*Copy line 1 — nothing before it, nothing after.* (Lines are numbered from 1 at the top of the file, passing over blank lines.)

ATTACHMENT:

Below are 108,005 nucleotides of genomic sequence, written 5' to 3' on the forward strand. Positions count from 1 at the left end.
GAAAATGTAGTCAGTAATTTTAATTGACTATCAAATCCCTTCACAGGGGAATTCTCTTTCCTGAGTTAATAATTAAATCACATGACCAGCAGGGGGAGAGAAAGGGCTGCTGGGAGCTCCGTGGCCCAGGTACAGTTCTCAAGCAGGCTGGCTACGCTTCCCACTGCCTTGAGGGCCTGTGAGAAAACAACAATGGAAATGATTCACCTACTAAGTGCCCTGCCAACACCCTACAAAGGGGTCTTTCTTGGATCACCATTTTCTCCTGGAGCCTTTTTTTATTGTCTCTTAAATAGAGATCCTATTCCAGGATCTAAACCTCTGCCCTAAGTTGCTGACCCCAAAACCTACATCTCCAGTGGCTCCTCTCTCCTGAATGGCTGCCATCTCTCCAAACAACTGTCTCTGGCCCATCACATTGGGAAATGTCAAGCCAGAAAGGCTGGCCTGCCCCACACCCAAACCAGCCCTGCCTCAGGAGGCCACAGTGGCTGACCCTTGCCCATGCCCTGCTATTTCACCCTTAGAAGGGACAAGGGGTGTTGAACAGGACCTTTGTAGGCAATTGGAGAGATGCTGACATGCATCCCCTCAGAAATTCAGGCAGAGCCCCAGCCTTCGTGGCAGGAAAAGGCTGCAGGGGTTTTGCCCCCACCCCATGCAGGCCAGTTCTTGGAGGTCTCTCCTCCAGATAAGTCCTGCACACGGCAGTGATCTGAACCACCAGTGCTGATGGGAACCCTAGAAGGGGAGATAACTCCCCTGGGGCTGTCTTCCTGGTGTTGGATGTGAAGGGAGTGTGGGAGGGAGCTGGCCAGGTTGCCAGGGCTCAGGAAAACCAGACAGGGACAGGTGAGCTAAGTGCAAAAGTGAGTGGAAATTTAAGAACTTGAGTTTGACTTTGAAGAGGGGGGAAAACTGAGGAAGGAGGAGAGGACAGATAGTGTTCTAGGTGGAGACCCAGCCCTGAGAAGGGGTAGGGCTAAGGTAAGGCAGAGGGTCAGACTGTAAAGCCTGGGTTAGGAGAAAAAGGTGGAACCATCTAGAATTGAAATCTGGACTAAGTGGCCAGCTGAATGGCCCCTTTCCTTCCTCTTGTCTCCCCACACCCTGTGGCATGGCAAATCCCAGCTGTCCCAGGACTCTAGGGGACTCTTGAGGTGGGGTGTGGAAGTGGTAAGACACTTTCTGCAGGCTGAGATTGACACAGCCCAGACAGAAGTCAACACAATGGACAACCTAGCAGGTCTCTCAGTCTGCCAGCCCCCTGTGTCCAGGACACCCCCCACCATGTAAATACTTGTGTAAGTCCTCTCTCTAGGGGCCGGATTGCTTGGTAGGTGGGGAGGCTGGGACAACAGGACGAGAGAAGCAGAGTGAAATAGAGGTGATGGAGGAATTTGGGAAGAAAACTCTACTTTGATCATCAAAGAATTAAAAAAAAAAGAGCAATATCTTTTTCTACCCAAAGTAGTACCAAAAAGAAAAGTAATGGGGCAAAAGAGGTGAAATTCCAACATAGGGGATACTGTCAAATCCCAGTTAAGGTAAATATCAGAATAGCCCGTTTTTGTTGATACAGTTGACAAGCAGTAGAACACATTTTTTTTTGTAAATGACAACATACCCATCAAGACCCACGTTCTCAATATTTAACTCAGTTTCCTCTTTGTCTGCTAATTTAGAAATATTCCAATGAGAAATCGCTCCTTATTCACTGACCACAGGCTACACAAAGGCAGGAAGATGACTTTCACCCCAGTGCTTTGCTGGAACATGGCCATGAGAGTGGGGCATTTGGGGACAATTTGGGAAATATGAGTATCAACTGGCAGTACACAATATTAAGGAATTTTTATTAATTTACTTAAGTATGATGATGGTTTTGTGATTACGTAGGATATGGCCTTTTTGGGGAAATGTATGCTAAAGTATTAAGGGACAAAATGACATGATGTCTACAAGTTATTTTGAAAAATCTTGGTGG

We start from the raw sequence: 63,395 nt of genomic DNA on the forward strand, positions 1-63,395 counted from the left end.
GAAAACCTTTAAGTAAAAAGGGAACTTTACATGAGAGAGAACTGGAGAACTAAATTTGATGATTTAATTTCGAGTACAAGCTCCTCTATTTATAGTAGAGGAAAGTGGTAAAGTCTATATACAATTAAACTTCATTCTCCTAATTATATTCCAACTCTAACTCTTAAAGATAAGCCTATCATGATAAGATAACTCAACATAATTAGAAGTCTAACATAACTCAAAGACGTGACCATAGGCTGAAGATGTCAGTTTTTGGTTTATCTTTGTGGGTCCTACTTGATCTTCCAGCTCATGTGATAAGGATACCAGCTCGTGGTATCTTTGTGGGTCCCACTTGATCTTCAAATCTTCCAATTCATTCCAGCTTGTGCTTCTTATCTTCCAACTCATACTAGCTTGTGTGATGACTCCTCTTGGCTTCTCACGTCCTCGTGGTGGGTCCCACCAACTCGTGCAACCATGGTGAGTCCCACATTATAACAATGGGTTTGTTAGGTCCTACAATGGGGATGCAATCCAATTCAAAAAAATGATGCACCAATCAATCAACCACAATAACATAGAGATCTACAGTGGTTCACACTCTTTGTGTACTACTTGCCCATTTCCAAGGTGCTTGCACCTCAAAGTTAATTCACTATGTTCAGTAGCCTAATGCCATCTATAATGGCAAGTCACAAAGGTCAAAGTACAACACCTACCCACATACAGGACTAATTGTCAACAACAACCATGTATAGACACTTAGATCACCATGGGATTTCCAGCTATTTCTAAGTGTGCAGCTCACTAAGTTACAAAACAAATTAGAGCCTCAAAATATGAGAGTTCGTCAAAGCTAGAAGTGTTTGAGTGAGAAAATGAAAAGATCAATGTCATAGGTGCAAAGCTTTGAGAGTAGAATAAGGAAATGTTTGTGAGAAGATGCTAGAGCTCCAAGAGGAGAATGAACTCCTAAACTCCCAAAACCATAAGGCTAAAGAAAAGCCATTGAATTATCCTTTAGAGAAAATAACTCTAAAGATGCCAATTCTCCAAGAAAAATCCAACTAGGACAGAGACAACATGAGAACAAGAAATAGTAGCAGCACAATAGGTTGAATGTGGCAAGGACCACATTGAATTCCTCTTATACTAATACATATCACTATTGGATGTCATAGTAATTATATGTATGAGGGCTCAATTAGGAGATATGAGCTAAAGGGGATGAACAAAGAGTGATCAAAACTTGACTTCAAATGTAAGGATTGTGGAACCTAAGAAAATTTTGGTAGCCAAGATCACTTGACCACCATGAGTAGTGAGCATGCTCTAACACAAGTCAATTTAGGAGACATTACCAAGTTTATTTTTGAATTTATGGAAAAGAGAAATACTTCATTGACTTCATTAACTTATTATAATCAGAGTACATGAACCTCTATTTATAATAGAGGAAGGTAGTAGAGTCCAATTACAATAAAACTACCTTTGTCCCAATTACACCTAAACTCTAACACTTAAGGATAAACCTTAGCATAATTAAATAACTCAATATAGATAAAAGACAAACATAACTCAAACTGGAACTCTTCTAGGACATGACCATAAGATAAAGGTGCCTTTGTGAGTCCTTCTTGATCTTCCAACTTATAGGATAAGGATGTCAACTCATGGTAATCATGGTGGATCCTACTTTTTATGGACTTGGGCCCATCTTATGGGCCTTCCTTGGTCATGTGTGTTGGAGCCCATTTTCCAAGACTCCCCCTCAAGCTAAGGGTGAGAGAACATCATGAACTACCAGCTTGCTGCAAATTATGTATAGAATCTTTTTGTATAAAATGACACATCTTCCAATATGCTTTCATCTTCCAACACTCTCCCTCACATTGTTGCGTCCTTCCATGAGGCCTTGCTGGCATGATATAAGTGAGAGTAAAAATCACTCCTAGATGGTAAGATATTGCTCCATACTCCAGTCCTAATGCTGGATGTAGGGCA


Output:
Below are 108,005 nucleotides of genomic sequence, written 5' to 3' on the forward strand. Positions count from 1 at the left end.